Disease Index Homeopathy Papers

The Threefold Principle Applied In Anorexia Nervosa

Written by Jeroen Holtkamp

Jeroen Holtkamp elaborates further on his threefold principle in homeopathy, analyzing anorexia nervosa as an example. From this perspective he suggests remedies that may better cover this ailment. The purpose of life, health and disease must have a purpose too.

People have shown a sincere interest in my therapeutic approach, which is based on the threefold principle. They also indicated that they would be helped if I could clarify the threefold approach in more detail through a case presentation. I am really grateful to have been given the opportunity to share a case with like minded colleagues. However, at this point in time I am not in the position to present cases responsibly, because I didn’t elaborate on the threefold classification structure yet. Measures have been taken to be able to publicise case histories in my book, which I hope to publish near the end of 2013. Alternatively I will demonstrate how the threefold principle can be useful in deepening our understanding of anorexia nervosa (Homeopathy for Anorexia Nervosa) and how it can be helpful in its treatment. Hopefully this will help the reader satisfactorily. First I will give a recap of the threefold principle and elaborate a little more on it.

The purpose of life, health and disease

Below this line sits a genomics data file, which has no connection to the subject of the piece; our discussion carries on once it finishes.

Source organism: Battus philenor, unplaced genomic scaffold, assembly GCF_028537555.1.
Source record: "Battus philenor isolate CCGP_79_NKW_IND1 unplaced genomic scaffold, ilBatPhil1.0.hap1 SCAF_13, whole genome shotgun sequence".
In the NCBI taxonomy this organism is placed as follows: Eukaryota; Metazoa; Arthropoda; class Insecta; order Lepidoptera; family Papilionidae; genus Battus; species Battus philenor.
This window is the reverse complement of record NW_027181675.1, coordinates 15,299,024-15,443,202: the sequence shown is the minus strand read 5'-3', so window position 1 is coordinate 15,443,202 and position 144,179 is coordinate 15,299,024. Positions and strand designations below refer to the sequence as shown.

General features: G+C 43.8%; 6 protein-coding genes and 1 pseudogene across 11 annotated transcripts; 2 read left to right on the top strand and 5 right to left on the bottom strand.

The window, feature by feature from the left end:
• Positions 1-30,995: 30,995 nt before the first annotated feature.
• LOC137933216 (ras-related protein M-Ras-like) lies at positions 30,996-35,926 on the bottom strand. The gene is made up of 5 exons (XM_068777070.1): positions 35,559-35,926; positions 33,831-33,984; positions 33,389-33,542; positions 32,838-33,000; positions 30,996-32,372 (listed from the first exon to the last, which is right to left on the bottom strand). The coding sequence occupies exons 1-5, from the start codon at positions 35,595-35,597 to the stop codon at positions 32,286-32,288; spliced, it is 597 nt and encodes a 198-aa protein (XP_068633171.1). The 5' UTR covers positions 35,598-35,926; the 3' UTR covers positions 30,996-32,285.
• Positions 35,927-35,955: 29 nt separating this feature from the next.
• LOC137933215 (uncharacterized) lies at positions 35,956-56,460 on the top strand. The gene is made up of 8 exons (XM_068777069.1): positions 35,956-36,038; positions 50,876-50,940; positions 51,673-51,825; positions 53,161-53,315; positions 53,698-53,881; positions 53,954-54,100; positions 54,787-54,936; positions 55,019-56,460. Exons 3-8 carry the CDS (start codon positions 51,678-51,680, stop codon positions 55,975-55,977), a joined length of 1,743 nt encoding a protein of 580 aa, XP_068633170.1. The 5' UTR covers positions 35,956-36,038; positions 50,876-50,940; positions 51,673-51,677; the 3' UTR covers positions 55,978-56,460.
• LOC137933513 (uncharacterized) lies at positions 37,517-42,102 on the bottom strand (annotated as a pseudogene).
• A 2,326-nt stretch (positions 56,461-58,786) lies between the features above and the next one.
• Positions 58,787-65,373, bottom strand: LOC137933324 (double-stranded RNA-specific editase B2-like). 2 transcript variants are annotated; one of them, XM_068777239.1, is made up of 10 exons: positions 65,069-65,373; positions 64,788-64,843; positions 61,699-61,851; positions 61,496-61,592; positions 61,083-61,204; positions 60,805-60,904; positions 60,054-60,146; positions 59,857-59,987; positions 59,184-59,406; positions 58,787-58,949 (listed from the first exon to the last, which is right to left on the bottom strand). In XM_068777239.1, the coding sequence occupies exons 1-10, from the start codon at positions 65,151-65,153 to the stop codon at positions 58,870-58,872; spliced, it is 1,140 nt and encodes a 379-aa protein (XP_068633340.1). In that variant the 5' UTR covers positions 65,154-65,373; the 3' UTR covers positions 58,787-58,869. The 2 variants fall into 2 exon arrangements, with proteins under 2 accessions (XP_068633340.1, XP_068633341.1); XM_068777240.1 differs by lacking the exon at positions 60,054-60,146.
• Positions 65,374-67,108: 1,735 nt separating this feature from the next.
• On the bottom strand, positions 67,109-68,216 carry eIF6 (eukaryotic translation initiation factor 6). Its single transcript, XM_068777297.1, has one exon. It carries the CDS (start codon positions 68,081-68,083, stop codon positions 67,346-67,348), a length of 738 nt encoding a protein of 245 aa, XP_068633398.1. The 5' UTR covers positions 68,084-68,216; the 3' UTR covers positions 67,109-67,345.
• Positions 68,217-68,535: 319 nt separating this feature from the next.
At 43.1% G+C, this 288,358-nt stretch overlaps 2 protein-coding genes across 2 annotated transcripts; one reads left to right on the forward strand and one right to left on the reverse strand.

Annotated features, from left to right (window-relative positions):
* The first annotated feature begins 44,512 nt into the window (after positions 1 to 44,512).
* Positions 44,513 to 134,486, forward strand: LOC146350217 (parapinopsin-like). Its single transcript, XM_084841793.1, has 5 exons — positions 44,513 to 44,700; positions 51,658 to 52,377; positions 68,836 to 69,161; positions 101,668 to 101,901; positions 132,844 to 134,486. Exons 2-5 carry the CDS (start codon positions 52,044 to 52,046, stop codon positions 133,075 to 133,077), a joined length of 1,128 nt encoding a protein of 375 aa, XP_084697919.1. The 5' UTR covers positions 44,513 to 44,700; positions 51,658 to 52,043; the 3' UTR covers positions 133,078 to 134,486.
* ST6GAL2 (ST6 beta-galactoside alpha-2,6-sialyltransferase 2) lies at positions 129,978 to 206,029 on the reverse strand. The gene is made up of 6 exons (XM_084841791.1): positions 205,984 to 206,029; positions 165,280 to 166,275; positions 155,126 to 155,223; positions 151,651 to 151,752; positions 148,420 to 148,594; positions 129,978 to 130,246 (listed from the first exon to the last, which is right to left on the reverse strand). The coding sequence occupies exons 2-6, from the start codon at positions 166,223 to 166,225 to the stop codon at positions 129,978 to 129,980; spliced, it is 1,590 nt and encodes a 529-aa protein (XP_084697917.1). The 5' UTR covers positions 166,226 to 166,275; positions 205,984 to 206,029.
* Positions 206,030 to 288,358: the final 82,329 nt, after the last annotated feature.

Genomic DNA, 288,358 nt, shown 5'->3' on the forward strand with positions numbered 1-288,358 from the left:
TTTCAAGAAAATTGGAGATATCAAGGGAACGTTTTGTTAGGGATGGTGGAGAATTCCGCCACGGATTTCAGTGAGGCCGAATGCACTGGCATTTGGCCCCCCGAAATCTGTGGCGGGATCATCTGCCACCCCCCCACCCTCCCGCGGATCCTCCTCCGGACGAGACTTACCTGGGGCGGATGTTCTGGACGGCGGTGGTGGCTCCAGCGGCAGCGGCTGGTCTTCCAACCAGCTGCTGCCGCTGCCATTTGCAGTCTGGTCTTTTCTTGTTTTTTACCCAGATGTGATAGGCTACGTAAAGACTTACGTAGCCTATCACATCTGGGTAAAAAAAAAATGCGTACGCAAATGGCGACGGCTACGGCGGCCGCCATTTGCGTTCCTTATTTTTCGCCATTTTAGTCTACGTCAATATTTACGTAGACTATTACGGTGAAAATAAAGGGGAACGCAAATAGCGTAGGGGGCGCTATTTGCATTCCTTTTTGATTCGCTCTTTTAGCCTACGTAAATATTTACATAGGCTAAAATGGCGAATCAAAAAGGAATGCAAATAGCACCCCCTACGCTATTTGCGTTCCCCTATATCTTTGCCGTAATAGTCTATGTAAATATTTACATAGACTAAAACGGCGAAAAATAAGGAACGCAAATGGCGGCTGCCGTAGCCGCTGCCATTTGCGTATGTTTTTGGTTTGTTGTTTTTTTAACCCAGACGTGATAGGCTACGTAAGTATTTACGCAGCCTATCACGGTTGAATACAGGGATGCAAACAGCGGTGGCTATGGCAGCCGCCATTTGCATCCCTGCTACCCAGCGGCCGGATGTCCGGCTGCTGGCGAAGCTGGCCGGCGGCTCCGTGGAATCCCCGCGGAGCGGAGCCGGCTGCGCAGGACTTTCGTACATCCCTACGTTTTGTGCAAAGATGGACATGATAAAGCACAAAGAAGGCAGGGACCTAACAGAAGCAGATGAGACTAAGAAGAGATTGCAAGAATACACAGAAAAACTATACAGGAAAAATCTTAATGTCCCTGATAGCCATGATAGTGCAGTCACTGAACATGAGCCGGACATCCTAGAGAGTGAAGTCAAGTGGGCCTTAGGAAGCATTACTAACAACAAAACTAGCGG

In my opinion life has a purpose and so health and disease must have a purpose too. As a consequence health and disease are the two sides of the one coin, namely development. One can compare it to learning how to walk. You can’t learn how to walk without falling. Falling is the downside to learning how to walk and likewise disease is the downside of our development. Disease is the part of our development that we simply don’t like. We have the on-going intention to improve the circumstances of ourselves and to a lesser degree of the other. The better we know ourselves the better we know what we really need to improve in our lives. This process of realising one’s self here and know, also known as self-actualisation, is the most essential activity in human existence. Self-actualisation is a very individual process, which leads to acceptance of the burdens of life and a truly realistic outlook. Self-actualisation leads to an increased sense of completeness.

The threefold principle

The threefold principle is based on the individual experience via all physical senses and receptors. Somewhere and somehow the signals produced are transformed into real vivid sensations, impressions and experiences. Even though we acknowledge that each individual experiences the world in a different way, we all have in common that we perceive, reflect and attempt to be self-aware in relation to our experiences. Each individual without a disability and an open mind can, irrespective of time and location, investigate and come to a similar conclusion with respect to the threefold principle. There are 3 primary states of awareness in relation to the physical senses, namely:

  1. Perceptive awareness requires us to connect with the senses and increases sensitivity. Being too much involved in the senses is experienced as over-sensitivity.